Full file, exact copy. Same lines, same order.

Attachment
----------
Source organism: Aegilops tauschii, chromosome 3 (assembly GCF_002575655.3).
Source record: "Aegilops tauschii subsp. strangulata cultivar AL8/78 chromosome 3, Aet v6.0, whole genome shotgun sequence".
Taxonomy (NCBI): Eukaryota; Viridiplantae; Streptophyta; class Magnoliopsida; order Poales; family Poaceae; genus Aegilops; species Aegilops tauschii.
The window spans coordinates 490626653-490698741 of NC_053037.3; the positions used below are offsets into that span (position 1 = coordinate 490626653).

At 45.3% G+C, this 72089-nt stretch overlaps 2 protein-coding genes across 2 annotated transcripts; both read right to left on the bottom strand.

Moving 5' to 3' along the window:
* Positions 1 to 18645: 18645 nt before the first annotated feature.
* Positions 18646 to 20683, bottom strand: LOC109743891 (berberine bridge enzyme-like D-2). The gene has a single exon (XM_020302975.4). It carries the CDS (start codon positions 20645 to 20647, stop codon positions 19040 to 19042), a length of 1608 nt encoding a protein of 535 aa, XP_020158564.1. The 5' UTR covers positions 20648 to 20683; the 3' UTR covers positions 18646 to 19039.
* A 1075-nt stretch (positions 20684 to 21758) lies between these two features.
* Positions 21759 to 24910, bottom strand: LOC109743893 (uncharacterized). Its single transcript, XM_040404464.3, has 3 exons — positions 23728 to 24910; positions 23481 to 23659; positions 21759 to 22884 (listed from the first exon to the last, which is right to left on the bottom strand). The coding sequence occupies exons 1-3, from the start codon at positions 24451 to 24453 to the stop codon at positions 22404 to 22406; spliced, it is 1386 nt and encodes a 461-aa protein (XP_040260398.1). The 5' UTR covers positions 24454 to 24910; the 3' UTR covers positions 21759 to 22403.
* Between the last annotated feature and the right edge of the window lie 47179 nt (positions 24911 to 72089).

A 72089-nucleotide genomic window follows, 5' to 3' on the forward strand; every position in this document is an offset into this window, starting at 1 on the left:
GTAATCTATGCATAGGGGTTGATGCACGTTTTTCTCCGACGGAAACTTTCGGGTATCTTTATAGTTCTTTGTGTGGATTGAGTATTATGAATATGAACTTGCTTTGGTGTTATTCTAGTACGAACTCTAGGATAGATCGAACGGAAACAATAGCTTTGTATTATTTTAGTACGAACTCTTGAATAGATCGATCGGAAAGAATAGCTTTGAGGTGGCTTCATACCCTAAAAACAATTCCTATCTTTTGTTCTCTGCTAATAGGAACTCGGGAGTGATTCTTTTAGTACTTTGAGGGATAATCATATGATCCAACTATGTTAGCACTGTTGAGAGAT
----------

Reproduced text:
Source organism: Aegilops tauschii, chromosome 3 (assembly GCF_002575655.3).
Source record: "Aegilops tauschii subsp. strangulata cultivar AL8/78 chromosome 3, Aet v6.0, whole genome shotgun sequence".
Taxonomy (NCBI): Eukaryota; Viridiplantae; Streptophyta; class Magnoliopsida; order Poales; family Poaceae; genus Aegilops; species Aegilops tauschii.
The window spans coordinates 490626653-490698741 of NC_053037.3; the positions used below are offsets into that span (position 1 = coordinate 490626653).

At 45.3% G+C, this 72089-nt stretch overlaps 2 protein-coding genes across 2 annotated transcripts; both read right to left on the bottom strand.

Moving 5' to 3' along the window:
* Positions 1 to 18645: 18645 nt before the first annotated feature.
* Positions 18646 to 20683, bottom strand: LOC109743891 (berberine bridge enzyme-like D-2). The gene has a single exon (XM_020302975.4). It carries the CDS (start codon positions 20645 to 20647, stop codon positions 19040 to 19042), a length of 1608 nt encoding a protein of 535 aa, XP_020158564.1. The 5' UTR covers positions 20648 to 20683; the 3' UTR covers positions 18646 to 19039.
* A 1075-nt stretch (positions 20684 to 21758) lies between these two features.
* Positions 21759 to 24910, bottom strand: LOC109743893 (uncharacterized). Its single transcript, XM_040404464.3, has 3 exons — positions 23728 to 24910; positions 23481 to 23659; positions 21759 to 22884 (listed from the first exon to the last, which is right to left on the bottom strand). The coding sequence occupies exons 1-3, from the start codon at positions 24451 to 24453 to the stop codon at positions 22404 to 22406; spliced, it is 1386 nt and encodes a 461-aa protein (XP_040260398.1). The 5' UTR covers positions 24454 to 24910; the 3' UTR covers positions 21759 to 22403.
* Between the last annotated feature and the right edge of the window lie 47179 nt (positions 24911 to 72089).

A 72089-nucleotide genomic window follows, 5' to 3' on the forward strand; every position in this document is an offset into this window, starting at 1 on the left:
GTAATCTATGCATAGGGGTTGATGCACGTTTTTCTCCGACGGAAACTTTCGGGTATCTTTATAGTTCTTTGTGTGGATTGAGTATTATGAATATGAACTTGCTTTGGTGTTATTCTAGTACGAACTCTAGGATAGATCGAACGGAAACAATAGCTTTGTATTATTTTAGTACGAACTCTTGAATAGATCGATCGGAAAGAATAGCTTTGAGGTGGCTTCATACCCTAAAAACAATTCCTATCTTTTGTTCTCTGCTAATAGGAACTCGGGAGTGATTCTTTTAGTACTTTGAGGGATAATCATATGATCCAACTATGTTAGCACTGTTGAGAGAT